Dirk 2016: Crisis management with a criminal psychologist

Jun 09, 2016
<p>Core IR issues meet psychology and industry 4.0 in Frankfurt</p>

‘We had 150 people in the room and for an hour and a half you could have heard a pin drop. I’ve been doing this conference for 19 years and this was the most brilliant speech we’ve had in Dirk’s history.’

What Kay Bommer, general manager of German IR society Dirk, is talking about is the first of two keynote speeches at this year’s conference, held in Frankfurt on May 23-24. So what was the topic? Shareholder activism? Strategic IR? Crisis communications? While those and other core IR issues certainly featured on the schedule, Bommer and his fellow organizers tried something a little different for this year’s Dirk conference: criminal psychology. And it appears to have gone down very well.

‘The presentation by Dr Thomas Müller on ‘crisis situations and their psychological rules’ was a masterpiece in looking beyond your own nose,’ says attendee Tobias Erfurth, head of IR at flavor and fragrance producer Symrise. ‘Müller talked about fear and crisis, about work/life balance – which in investor relations is definitely not the best – and what we should change, and how, to live better. I would say his was the most thought-provoking presentation [I’ve attended] at Dirk.’

While that might seem a tough act to follow, Erfurth also cites the panel discussion ‘How strategic is IR?’ as giving him some new ideas to put to use ‘as arguments for internal discussion’, while the workshop on investor targeting offered tips on how to ‘better allocate my time with investors’ – something he says he’s already used to kick off a new project.

‘I also enjoyed the keynote from Stephan Reimelt, president and CEO at GE’s power conversion business,’ continues Erfurth, though he says this is perhaps because it was again not a ‘typical’ IR topic. ‘In IR, visibility of topics outside your company and industry is usually limited. Reimelt broadened the space to topics far beyond the daily norm – like industry 4.0, its impact on our companies, on us and on our work.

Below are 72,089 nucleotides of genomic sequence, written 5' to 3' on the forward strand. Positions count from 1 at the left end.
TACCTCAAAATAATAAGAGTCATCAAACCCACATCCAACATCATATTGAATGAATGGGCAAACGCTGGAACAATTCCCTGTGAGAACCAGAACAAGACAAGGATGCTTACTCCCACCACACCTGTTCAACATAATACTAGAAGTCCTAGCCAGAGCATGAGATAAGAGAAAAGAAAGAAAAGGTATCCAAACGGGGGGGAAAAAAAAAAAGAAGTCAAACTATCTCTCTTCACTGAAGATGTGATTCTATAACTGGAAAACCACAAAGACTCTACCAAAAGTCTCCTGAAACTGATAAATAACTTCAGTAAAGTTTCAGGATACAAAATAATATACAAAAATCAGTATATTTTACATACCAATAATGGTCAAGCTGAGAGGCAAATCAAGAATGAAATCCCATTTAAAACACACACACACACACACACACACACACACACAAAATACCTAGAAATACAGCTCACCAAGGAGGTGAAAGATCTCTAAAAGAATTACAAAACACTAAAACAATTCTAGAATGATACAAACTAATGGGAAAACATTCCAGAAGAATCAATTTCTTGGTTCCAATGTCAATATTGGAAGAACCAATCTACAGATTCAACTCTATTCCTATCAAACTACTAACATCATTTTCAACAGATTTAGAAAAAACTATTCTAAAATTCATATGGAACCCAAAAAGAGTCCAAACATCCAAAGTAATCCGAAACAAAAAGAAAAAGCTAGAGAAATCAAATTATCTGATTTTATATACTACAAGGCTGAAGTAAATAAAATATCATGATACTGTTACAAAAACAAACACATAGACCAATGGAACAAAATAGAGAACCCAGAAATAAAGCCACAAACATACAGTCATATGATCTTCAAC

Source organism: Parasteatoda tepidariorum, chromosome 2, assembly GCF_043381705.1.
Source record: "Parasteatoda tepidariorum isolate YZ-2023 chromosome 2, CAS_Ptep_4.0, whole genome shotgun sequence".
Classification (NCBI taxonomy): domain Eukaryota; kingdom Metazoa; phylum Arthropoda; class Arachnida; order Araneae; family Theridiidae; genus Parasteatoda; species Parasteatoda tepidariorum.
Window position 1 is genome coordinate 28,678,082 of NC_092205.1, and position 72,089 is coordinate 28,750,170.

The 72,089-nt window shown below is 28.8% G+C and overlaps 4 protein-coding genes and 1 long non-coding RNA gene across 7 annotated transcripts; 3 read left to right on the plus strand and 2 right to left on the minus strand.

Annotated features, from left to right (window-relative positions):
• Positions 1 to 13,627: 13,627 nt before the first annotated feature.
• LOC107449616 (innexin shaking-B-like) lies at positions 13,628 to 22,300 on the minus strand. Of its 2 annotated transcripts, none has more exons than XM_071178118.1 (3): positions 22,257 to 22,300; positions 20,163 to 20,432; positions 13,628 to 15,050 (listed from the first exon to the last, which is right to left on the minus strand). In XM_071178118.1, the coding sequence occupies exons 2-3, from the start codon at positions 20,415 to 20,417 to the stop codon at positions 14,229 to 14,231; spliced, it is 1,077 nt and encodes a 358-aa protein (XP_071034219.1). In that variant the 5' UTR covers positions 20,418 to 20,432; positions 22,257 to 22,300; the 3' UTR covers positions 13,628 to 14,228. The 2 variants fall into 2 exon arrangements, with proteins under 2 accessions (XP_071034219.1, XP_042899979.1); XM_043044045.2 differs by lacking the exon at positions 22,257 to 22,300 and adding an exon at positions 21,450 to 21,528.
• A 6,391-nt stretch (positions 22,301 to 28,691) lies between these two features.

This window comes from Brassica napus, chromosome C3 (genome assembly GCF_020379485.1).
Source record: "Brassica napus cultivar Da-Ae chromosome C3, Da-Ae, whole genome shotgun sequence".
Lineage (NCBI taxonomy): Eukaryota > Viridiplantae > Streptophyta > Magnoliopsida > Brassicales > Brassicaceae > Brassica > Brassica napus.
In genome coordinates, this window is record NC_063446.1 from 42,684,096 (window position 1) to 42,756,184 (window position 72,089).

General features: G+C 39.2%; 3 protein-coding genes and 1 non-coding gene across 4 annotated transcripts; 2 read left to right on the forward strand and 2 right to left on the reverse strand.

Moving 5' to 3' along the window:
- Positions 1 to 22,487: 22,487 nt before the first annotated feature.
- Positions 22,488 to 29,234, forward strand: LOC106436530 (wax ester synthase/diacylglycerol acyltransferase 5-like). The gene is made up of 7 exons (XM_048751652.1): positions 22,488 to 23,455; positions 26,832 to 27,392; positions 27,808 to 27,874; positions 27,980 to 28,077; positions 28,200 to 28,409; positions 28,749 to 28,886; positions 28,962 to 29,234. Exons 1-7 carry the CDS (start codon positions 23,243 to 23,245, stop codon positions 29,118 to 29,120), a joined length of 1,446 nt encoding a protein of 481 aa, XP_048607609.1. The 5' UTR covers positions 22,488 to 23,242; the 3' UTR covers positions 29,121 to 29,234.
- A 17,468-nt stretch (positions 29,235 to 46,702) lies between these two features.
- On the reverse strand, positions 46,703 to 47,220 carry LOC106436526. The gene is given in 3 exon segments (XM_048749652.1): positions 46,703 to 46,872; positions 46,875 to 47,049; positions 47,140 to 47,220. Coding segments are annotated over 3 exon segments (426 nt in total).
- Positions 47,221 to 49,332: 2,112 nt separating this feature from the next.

‘My lesson learned: never stop learning and never stop asking questions – especially if someone says, Don’t question it, it’s always been like this.’

Another element of the conference both Bommer and Erfurth say is enjoying growing success is the MDAX roundtable. This invitation-only roundtable, with slots open to IR chiefs at MDAX companies, has grown to ‘a regular meeting where 20 or more people from these firms meet to exchange important thoughts and ideas about their daily work,’ says Bommer. On the table at Dirk this year? Everything from consensus estimates to the new reporting standards and prepping for Mifid II.

The number of overall conference attendees remained almost exactly the same as last year at 420 but, interestingly, Bommer notes that a relatively large percentage of them were there for the first time. That’s obviously good news in terms of Dirk newbies, but it also means the same number of regulars decided to skip a year. ‘It’s our task now to create new elements for people who have been before and at the same time keep the momentum up for new visitors,’ he says.

It certainly seems that when it comes to keynote speeches, at least, trying something new and opting for non-IR issues has been a success for Dirk this year. But what are Bommer’s plans for Dirk 2017? With the date already set (June 12-13), he says the structure will largely remain the same – with something possibly a ‘little more revolutionary’ in a few years’ time.

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